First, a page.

Who would have thought that badly fitted insulation could lead to mould forming in a room below?
In this particular case you can see that the insulation in the attic space doesn’t reach the corner of the eaves properly and this in turn has caused a cold spot which has resulted in mould forming in the room below. As we all tend to use our attic space for storage, we can inadvertently moved loose insulation unknown to ourselves while putting things into and taking things out of our attic. Insulating your attic effectively will keep warm air in the main area of the house and your attic will remain cold as a result. As long as it is dry up there, this shouldn’t cause any issues if you’re only going up every now and then to grab a box.
Problems arise when moisture gets into the attic area and as you can see in this example it is exactly what happened.
Damp can set in and lead to mould, which can be tricky to get rid of.
The idea of insulation is to seal the inside of your home so that there are no cold spots where heat can escape to, which turns into a spot for moisture to form and create condensation and cause mould to form.
In this case, Mould Solutions treated the existing mould in the property and repaired the loose insulation in the attic.
We recommend checking your attic space to ensure all insulation is fitted correctly & neatly.
How often do we check behind our wardrobes? Do we ever think there may be mould behind them? Well read on to discover wardrobes and the problems with mould.
I would say almost never!
Don’t we have enough to do?
We get so many queries with “there is a musty smell” and I can’t figure out from where. Lets look at a room where we recently investigated following a call from a concerned client.
We removed a wardrobe door, and internal shelving and here is what we discovered behind…
Now, you eagle eyed folk may notice a vent on the wall and wonder why mould still formed. It turns out the vent was completely covered with the curtains so it was effectively, ineffective.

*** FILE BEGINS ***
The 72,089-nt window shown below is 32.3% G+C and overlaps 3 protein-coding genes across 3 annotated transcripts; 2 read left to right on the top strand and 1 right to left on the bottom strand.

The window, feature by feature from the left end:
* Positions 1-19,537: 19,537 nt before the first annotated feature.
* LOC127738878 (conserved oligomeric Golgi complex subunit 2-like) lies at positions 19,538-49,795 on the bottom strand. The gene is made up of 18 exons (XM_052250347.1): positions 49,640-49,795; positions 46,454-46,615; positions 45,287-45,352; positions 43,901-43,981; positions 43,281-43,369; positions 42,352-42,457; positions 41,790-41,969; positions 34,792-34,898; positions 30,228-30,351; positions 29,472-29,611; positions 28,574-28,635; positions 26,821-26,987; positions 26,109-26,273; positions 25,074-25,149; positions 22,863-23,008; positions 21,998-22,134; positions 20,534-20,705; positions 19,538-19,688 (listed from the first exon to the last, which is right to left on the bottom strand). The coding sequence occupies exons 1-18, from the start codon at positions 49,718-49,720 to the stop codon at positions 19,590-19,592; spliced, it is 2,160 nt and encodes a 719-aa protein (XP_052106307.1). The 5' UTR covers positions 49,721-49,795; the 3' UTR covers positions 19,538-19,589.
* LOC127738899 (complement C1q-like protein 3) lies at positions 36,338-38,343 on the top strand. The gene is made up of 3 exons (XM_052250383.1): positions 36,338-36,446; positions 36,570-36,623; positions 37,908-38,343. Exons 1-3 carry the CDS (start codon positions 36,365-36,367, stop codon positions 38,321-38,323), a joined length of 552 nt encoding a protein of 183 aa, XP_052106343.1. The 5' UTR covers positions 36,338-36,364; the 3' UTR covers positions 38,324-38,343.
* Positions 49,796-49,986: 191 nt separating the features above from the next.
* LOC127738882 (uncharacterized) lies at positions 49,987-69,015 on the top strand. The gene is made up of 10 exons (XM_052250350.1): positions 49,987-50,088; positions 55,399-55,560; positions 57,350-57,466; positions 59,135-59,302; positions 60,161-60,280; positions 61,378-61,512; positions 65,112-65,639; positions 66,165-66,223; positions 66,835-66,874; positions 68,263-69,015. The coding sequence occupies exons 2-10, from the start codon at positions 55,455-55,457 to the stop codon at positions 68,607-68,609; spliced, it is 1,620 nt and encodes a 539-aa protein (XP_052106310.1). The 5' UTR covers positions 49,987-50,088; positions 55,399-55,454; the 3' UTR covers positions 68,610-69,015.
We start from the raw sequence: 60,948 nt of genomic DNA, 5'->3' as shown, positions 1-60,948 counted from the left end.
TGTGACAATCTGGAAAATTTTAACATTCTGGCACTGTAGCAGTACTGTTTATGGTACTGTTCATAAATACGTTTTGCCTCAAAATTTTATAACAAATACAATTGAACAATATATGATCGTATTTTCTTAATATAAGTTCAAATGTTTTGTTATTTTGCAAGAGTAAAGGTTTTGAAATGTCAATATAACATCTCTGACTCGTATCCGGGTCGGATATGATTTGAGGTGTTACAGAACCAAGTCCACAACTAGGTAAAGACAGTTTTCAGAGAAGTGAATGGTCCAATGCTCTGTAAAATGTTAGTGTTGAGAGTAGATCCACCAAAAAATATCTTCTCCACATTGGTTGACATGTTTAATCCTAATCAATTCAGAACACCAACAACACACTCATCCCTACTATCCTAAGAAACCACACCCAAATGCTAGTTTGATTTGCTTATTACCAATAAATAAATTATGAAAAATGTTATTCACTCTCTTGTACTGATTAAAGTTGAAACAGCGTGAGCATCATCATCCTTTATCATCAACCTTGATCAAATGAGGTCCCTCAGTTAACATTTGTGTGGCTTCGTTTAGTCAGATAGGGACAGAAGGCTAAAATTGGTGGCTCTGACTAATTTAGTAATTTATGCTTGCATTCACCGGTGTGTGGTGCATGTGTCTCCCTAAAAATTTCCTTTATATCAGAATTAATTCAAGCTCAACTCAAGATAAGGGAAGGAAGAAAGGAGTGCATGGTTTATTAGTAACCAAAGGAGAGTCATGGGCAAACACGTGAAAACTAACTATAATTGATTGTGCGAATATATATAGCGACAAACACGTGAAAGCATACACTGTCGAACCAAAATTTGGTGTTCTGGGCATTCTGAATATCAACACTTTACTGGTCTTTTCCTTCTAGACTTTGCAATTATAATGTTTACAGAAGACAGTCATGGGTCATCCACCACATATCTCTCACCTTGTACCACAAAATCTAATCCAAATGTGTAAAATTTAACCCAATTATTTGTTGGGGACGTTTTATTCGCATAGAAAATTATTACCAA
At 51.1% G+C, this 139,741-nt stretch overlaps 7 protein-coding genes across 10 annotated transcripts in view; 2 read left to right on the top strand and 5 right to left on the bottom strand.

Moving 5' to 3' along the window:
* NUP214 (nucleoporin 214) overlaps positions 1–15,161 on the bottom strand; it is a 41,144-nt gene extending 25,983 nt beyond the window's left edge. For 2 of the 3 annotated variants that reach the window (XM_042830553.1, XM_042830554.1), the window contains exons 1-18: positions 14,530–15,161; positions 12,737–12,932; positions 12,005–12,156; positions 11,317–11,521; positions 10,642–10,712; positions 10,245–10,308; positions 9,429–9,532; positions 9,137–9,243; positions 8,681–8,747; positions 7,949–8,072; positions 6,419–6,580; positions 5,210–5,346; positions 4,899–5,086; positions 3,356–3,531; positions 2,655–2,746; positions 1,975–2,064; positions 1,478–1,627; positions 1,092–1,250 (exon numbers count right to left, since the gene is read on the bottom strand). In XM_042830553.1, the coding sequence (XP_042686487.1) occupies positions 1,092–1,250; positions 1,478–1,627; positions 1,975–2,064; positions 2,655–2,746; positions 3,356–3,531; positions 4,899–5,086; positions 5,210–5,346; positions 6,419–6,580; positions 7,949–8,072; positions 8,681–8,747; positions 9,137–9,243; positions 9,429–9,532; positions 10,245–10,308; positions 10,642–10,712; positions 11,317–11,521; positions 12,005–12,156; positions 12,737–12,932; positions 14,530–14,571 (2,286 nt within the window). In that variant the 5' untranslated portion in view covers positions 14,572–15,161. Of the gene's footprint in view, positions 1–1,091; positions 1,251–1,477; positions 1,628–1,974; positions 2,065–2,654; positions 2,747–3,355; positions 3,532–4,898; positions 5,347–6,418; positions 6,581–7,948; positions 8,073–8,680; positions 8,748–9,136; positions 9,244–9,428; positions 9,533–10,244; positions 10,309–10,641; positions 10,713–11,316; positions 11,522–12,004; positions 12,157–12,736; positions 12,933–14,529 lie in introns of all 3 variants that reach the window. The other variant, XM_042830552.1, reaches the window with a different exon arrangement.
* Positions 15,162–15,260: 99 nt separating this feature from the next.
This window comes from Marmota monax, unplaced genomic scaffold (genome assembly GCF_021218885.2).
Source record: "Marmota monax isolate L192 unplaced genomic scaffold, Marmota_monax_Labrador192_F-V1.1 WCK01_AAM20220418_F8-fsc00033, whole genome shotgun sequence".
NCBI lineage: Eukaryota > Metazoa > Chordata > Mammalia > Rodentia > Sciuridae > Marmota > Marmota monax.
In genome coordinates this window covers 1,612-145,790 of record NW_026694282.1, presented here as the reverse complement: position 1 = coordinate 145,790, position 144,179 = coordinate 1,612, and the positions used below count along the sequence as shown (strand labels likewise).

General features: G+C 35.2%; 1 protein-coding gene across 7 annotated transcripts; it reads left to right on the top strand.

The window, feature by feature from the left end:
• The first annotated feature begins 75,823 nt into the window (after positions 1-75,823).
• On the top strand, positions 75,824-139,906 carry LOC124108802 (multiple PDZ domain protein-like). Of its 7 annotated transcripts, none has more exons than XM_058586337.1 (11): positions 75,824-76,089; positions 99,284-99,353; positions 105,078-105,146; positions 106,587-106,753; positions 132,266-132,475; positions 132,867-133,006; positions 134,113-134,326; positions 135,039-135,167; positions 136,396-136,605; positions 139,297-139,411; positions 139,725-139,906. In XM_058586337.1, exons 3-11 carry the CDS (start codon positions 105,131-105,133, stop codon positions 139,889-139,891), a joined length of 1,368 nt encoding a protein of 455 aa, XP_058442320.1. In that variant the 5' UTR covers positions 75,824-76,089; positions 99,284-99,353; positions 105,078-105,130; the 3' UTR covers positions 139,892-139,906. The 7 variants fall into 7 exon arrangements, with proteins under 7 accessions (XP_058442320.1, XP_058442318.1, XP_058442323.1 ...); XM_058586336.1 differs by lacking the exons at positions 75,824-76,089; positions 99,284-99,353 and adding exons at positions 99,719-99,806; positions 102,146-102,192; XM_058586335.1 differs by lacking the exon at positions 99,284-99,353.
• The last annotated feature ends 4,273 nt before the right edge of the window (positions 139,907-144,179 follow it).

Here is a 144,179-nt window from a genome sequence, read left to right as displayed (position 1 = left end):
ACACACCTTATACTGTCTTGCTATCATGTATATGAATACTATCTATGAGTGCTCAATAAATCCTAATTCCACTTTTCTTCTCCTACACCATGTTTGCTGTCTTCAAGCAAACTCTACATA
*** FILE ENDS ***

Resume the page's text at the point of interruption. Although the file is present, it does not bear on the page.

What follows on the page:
Mould Solutions were called in to carry out our treatment process.
We start this by spraying the area with our specialised product, we leave it to do its work, which is to kill the mould.
We then wash down the area on completion and in this case, as the mould was quite bad, we repeated this process a couple of times.
Take a look at the end result!
As you can see the mould has now been eradicated, killed and gone.
We suggested to our client to change her curtains width so as to make the vent hole do as it is meant to do, ventilate. Keep an eye on external walls, and cold spots, we suggest at least an annual spring clean look in corners and wipe down external walls for any dust or indeed damp spots you may discover.
If you do have vents in your rooms it is important to check they are not obstructed with any furnishings or furniture and check that they are not blocked up internally.
With the weather becoming colder and wetter, damp and mould might potentially be on the rise in your home – but there are ways to tackle and prevent it.
Firstly find the root cause, dont’ simply clean it yourself hoping it will keep it at bay. By wiping visible mould away you are releasing spores into the air, and therefore spreading it.
If left untreated, damp and mould can affect your health. This is especially true if you are elderly or have any underlying conditions. There are ways to find the exact cause of the damp, clean up the mould and minimise the risk of it returning.
The end result – a healthier home and happier family.
So, what is Mould?
Mould is a fungus which can be found indoors or outdoors. It loves living in our homes, as they provide the perfect conditions for it to thrive – warmth, moisture and food in the form of carpet, wood, paper, dust and dirt. Unless the issue is dealt with and removed, it will continue to grow.
Can it affect my health?
If you have a damp/mould issue in your home, you are more likely to already have or, to develop respiratory problems. It can also have an adverse affect on the immune system. This is bad news for anyone’s lungs, but it is very dangerous for vulnerable people with an underlying condition like asthma.